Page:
[Shane] Yeah. So we did this project a few years ago called ‘Jesus for President’ pointing out exactly some of the things that you’re saying, is that literally what happened to the early Christians is that they had a new political imagination. And their ultimate hope wasn’t in the emperor or in the Caesars, but it was in Christ. And literally so many of the words that are in the gospel, we miss the political charge that they had. Words, like Lord and Savior. I mean, those pre-existed. And there was already a savior in town and his name was not Jesus. And so every time that the early Christians said, ‘Jesus is Lord’ they were also declaring Caesar is not. You look at Acts 17 and it says literally the accusation of the early Christians is that they’re creating trouble all over the empire. They’re defying Caesar’s decrees. And they are saying (get this) that there’s another king, one named Jesus. Right? So I think that when we have our ultimate allegiance declared in Jesus. What happens sometimes, though, is that when we do that people disengage politically. Right?


Say, our citizenship is in heaven.

Or they’ll say, like, I’m so focused on heaven I’m no earthly good.

But isn’t it interesting how much Jesus talked about this stuff in this world and actually gave us a very clear indication of God’s final judgment in Matthew 25. It’s not just a doctrinal text. According to Jesus we’re actually gonna be asked, When I was a stranger, an immigrant, a refugee. Like, how did you welcome me? When I was in prison did you visit me? When I was in need of healthcare, did you help a brother out? You know, when I was homeless…. And so like the real indication there is that the health of our society is not in the stock exchange and how the Dow is doing. It’s how the poor are doing, how the least of these are doing. So I think one of the things that we’ve gotta think about is can we one tool in how we vote, that I don’t think of it so much as casting a vote. I’m not looking for a political savior. I’m looking to harness the principalities and powers. So in one sense I would say I’m voting for the people that people that Jesus blessed in the Sermon on the Mount, in the Beatitudes. Right? So what does it look like to vote for the poor? What does it look like to vote for the children in cages? What does it look like to vote that black lives matter? What does it look like to vote for Breonna Taylor? Right? So what does it look like to put my voice in that one particular way alongside those who are carrying the brunt of the injustices that we see in our country? We’re never gonna have a candidate that’s gonna have as robust and ethic of life as I would want. I mean, even this current election. There’s no one talking about…I mean, one of the elephants in the room, which is our military spending. Right? The Pentagon spends more money in 3 seconds than the average American makes in an entire year. So it’s like we’re funding militarism. And suddenly, you know, we can pull money out of the sky when there’s a war, but we don’t have healthcare for families that need it. So I think all of those things. Like, we need to think about, not just left and right, but right and wrong. Like, what does it look like for my allegiance to be in Jesus and for that to influence, you know, how I engage this election?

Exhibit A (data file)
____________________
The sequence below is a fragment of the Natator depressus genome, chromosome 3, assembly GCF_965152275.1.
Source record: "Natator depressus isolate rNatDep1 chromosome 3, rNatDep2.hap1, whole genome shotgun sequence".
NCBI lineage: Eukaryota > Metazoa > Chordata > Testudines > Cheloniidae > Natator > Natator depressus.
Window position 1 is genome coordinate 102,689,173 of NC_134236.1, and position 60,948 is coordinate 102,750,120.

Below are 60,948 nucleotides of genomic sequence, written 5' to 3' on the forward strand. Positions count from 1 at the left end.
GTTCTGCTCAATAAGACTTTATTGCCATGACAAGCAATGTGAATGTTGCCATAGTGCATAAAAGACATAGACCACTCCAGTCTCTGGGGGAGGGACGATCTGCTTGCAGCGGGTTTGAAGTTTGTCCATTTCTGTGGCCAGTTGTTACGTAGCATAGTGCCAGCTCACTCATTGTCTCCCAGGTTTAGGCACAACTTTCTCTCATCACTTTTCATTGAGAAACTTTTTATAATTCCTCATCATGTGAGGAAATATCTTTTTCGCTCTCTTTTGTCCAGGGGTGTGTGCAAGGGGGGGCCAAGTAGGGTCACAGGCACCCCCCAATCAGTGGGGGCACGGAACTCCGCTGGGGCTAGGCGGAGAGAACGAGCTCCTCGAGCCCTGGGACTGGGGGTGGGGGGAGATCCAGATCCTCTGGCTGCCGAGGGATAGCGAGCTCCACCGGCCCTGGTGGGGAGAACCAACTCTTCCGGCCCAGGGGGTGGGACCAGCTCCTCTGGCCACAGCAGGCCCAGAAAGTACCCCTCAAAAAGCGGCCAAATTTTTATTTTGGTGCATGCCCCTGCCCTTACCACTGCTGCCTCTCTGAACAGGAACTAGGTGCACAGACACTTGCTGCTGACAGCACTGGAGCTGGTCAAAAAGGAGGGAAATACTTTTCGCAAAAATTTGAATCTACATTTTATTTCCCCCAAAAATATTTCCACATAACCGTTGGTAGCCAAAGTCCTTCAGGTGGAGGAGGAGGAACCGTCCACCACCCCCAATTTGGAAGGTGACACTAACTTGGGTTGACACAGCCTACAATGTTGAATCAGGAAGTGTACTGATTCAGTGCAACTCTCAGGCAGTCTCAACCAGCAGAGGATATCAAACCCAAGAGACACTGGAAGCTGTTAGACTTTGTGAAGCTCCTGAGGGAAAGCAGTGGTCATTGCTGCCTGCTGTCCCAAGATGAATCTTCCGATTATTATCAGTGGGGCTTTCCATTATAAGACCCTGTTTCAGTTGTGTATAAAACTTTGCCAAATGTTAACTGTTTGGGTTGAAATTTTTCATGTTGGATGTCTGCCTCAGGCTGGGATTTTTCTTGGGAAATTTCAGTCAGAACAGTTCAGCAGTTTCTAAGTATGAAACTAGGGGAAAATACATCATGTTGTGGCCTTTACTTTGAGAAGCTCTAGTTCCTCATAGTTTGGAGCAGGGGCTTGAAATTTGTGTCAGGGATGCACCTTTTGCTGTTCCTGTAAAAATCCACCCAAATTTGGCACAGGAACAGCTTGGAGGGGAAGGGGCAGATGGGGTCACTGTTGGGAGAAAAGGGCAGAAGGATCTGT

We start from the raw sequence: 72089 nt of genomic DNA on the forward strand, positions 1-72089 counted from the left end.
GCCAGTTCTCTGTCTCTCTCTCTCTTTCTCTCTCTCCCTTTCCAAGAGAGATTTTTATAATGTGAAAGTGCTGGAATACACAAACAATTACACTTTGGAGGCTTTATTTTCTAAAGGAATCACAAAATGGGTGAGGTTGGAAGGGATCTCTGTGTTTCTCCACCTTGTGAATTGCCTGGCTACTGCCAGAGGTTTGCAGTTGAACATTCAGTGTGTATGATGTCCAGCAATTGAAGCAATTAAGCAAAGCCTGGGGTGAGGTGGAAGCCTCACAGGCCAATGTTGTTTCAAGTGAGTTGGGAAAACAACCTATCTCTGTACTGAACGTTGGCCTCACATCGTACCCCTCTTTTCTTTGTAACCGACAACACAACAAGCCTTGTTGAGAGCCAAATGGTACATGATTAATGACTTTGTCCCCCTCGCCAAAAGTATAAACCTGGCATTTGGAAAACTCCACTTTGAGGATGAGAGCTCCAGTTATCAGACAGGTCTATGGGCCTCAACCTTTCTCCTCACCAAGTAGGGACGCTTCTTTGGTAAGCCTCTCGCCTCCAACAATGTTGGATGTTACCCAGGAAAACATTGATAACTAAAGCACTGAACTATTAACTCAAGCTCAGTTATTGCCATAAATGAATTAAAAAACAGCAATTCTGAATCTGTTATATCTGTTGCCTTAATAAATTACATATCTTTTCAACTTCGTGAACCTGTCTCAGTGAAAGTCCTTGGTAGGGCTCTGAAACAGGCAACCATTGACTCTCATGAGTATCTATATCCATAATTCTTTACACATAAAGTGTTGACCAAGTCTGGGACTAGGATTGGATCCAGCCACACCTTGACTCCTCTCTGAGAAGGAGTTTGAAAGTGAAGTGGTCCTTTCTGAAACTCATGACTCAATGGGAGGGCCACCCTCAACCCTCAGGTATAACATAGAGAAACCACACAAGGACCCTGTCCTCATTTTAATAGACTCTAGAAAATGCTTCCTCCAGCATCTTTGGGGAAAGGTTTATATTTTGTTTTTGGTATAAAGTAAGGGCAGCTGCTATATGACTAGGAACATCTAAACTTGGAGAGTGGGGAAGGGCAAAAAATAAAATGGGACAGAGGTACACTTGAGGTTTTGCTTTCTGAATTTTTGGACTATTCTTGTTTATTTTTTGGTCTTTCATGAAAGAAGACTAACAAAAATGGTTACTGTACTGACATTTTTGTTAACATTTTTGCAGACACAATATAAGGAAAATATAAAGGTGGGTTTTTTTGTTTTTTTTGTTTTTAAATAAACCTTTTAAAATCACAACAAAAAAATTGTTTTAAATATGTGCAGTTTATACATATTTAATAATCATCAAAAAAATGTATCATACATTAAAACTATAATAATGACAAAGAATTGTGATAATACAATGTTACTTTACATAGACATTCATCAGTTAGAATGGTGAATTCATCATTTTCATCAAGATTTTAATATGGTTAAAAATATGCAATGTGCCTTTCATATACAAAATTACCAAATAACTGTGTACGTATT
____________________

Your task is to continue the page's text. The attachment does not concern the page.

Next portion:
[Pierce] I mean, you just give so many listeners a new frame of voting—that idea of I’m not voting for necessarily my interest in how this will affect me and my day-to-day income and my neighborhood and my life, but how does it affect those people in the Sermon on the Mount?